The resulting entity would occupy a peculiar spot in the U.S. telecom industry. Sprint is the nation's third-largest wireless carrier, and Dish Network its second-largest satellite TV provider. A Sprint-Dish hybrid, then, would be able to provide video, high-speed Internet, and voice service across the country. Dish Chairman Charles Ergen floated the possibility of customers without access to broadband from a cable company being able to sign up for wireless Internet service delivered from Sprint cell phone towers to an antenna installed on their roof.

Dish has been looking to parlay its existing service into a wider wireless provider status for some time now. The satellite TV provider has been buying up spectrum to make a move into wireless, and earlier this year Dish made an informal bid to buy out Sprint-owned Clearwire. The Clearwire deal, though, is said to have stalled due to difficulties stemming from the multiple partners with a stake in the company.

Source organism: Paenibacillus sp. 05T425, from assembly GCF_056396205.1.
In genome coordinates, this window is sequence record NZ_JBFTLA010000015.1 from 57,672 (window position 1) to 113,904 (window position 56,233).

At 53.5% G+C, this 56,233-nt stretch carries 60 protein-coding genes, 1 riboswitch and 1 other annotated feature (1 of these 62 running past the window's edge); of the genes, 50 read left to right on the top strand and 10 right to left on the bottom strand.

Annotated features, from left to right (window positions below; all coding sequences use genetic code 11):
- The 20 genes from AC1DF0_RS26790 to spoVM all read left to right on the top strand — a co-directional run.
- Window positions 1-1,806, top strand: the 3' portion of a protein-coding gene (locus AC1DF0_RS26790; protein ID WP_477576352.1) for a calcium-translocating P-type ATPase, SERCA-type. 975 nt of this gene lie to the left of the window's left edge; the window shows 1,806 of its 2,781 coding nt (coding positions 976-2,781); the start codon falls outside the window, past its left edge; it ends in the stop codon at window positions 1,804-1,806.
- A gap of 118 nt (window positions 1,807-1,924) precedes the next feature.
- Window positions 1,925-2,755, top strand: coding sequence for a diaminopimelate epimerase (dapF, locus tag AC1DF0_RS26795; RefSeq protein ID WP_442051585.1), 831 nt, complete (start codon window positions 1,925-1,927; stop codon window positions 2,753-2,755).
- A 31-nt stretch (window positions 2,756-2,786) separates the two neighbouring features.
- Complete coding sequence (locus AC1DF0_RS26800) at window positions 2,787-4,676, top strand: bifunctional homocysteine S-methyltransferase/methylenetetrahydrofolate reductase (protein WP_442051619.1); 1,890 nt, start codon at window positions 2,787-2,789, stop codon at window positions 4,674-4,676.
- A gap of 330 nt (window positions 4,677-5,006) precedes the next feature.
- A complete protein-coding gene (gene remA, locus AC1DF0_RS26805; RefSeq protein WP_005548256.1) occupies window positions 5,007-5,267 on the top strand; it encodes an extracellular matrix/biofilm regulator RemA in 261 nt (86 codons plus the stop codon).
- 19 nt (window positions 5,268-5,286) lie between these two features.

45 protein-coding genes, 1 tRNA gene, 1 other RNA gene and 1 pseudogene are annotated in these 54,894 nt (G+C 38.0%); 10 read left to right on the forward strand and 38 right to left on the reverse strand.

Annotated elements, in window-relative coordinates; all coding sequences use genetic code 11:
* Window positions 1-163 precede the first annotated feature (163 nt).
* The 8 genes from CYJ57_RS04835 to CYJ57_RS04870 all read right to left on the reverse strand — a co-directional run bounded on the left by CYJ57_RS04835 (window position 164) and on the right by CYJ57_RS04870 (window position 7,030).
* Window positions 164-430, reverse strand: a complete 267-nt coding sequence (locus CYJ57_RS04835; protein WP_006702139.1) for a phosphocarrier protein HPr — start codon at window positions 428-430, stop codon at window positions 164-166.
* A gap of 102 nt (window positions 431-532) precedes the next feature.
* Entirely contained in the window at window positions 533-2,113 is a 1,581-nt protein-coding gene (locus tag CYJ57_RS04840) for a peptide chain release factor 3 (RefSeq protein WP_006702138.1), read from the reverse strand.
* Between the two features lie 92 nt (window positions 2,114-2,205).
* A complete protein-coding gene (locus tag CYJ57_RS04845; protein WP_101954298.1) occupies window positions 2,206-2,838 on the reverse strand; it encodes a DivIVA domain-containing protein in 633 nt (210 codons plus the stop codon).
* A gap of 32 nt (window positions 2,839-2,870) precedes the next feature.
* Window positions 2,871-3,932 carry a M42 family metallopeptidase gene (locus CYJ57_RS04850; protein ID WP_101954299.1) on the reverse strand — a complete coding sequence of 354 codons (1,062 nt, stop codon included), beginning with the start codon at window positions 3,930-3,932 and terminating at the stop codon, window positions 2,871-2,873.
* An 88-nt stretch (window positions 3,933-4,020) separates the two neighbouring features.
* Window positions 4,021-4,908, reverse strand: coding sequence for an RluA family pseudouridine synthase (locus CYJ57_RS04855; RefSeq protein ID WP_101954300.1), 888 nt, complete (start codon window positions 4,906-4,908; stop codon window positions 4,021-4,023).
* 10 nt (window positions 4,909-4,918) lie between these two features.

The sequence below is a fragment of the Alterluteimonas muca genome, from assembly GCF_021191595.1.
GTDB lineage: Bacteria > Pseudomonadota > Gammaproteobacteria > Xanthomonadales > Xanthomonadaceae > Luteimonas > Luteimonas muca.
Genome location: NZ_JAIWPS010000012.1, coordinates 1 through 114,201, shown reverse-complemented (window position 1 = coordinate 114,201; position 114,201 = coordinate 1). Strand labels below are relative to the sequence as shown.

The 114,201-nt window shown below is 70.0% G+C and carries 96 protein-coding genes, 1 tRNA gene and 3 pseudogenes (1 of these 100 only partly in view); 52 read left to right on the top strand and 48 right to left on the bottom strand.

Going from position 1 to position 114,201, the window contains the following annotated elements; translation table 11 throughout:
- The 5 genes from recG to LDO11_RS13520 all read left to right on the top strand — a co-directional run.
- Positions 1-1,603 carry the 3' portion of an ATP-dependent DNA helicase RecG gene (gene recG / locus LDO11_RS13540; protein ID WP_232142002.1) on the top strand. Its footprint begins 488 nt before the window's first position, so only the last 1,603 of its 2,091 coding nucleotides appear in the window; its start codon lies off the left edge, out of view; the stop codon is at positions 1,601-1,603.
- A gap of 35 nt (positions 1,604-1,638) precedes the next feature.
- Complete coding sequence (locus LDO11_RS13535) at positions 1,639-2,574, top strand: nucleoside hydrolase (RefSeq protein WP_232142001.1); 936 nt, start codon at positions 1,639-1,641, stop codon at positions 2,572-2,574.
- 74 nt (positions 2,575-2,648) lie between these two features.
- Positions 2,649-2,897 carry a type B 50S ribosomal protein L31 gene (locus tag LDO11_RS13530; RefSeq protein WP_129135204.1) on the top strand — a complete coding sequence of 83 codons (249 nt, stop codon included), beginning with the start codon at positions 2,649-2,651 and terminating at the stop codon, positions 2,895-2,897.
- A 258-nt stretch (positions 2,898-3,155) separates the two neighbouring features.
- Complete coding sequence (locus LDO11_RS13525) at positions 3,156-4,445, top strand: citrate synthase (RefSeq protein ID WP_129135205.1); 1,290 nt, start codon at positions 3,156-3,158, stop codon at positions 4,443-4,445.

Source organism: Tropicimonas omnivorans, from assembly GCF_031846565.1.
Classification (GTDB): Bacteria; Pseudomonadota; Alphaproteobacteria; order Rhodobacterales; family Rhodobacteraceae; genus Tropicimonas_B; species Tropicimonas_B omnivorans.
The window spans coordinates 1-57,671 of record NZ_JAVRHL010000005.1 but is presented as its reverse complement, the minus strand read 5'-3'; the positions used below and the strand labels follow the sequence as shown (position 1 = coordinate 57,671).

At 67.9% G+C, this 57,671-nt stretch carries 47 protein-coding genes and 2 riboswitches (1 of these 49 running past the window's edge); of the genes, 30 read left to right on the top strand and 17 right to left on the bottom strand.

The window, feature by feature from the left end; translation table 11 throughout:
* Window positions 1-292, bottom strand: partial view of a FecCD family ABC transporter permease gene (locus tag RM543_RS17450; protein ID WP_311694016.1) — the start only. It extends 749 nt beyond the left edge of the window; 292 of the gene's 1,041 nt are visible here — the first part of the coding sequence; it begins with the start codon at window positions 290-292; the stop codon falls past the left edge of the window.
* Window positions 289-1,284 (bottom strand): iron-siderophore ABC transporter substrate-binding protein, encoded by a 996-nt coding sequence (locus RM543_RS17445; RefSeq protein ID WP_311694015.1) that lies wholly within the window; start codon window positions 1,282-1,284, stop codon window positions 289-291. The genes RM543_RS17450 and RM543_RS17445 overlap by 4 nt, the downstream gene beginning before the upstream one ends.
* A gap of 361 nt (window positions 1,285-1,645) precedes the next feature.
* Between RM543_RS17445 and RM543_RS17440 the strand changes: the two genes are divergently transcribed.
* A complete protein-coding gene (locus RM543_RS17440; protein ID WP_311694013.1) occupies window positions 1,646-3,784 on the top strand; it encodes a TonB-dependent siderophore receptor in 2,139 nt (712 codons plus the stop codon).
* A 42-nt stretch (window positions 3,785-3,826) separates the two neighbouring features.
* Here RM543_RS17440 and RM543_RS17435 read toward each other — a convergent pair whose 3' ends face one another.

Aside from the "breakup fee," the Sprint deal is said to be much easier to complete. Neither Softbank nor Sprint has commented on the offer as of yet. Sprint shares were up 15.43 percent pre-market on Monday.
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Comments

  • Reply 1 of 29
    asciiascii Posts: 5,941member
    Will the combined entity be called Dash?
  • Reply 2 of 29
    gazoobeegazoobee Posts: 3,754member

    Quote:

    Originally Posted by ascii View Post



    Will the combined entity be called Dash?